"The first phase of the malware served to gain root access on the device while the second phase predominantly serves to maintain a connection to the command-and-control server to download and install other files," Lookout wrote. "Because we have not seen the command-and-control server issue commands to download additional applications we cannot divine their exact purpose. However the possibilities are limitless."
"DroidDream could be considered a powerful zombie agent that can install any applications silently and execute code with root privileges at will," Lookout wrote.
Google has taken the affected applications, many of which were legitimate applications that had been modified with DroidDream, out of the Android market. It banned the publishers of the tainted applications and contacted law enforcement, it said.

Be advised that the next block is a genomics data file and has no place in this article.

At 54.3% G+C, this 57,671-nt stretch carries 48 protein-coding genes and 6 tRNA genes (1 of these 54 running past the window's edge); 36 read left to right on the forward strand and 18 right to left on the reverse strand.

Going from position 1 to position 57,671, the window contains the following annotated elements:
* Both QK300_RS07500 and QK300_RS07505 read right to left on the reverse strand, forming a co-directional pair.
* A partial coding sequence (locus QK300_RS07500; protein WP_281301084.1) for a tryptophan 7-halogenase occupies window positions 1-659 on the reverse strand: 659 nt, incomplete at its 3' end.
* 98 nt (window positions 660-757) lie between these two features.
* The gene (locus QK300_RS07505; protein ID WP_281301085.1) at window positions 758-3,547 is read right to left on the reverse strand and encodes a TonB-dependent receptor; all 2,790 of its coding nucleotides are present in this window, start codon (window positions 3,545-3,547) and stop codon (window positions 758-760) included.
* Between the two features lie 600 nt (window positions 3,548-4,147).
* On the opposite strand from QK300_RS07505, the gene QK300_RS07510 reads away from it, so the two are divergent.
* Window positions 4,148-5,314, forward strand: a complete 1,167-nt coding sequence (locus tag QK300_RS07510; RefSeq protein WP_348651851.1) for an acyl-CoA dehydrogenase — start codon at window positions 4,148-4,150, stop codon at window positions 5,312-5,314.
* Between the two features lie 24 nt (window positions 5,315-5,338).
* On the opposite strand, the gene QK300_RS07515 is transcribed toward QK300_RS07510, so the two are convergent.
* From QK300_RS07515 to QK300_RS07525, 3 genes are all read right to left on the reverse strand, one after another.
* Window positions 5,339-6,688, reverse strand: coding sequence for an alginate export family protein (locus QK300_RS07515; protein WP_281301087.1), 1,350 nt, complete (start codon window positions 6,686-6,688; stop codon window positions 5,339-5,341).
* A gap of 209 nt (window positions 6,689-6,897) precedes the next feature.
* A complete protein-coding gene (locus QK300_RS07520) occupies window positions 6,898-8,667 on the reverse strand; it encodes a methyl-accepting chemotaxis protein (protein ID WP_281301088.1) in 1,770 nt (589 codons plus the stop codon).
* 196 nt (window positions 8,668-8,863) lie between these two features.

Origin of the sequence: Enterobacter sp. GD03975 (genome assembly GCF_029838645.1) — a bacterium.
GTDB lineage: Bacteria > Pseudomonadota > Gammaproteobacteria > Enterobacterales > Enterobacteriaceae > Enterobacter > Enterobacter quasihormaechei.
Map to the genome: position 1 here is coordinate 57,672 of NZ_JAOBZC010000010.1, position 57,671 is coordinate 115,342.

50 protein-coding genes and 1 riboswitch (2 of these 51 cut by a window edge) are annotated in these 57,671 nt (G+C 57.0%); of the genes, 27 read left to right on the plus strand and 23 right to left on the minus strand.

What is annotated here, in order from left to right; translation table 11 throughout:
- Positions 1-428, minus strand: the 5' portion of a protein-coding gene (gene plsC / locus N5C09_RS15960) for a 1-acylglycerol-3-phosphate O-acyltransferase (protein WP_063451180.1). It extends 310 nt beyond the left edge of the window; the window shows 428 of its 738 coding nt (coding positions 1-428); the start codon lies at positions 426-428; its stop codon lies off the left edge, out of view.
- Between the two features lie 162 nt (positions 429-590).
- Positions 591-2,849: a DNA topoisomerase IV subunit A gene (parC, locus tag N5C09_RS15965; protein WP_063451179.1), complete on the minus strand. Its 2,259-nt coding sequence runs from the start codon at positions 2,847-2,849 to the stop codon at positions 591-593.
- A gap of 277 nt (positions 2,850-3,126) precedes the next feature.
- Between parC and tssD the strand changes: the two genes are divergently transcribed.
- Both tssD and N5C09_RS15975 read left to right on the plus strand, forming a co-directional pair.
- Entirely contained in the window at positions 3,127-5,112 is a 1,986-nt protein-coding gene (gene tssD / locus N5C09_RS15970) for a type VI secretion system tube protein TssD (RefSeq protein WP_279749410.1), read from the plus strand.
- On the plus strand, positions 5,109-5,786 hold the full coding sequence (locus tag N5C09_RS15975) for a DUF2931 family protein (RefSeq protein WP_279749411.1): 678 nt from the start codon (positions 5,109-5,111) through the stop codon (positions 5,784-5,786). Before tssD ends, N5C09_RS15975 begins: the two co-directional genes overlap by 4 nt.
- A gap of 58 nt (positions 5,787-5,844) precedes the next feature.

The DroidDream incident marks the first wide-scale infestation of Google's official Android Market with malware, although there have been prior instances of tampered applications.
Google does little vetting of the Android Market, saying it wants developers to be able to quickly get applications in the hands of users. Nonetheless, "security is a priority for the Android team, and we're committed to building new safeguards to help prevent these kinds of attacks from happening in the future," Cannings wrote.
Sign up for Computerworld eNewsletters.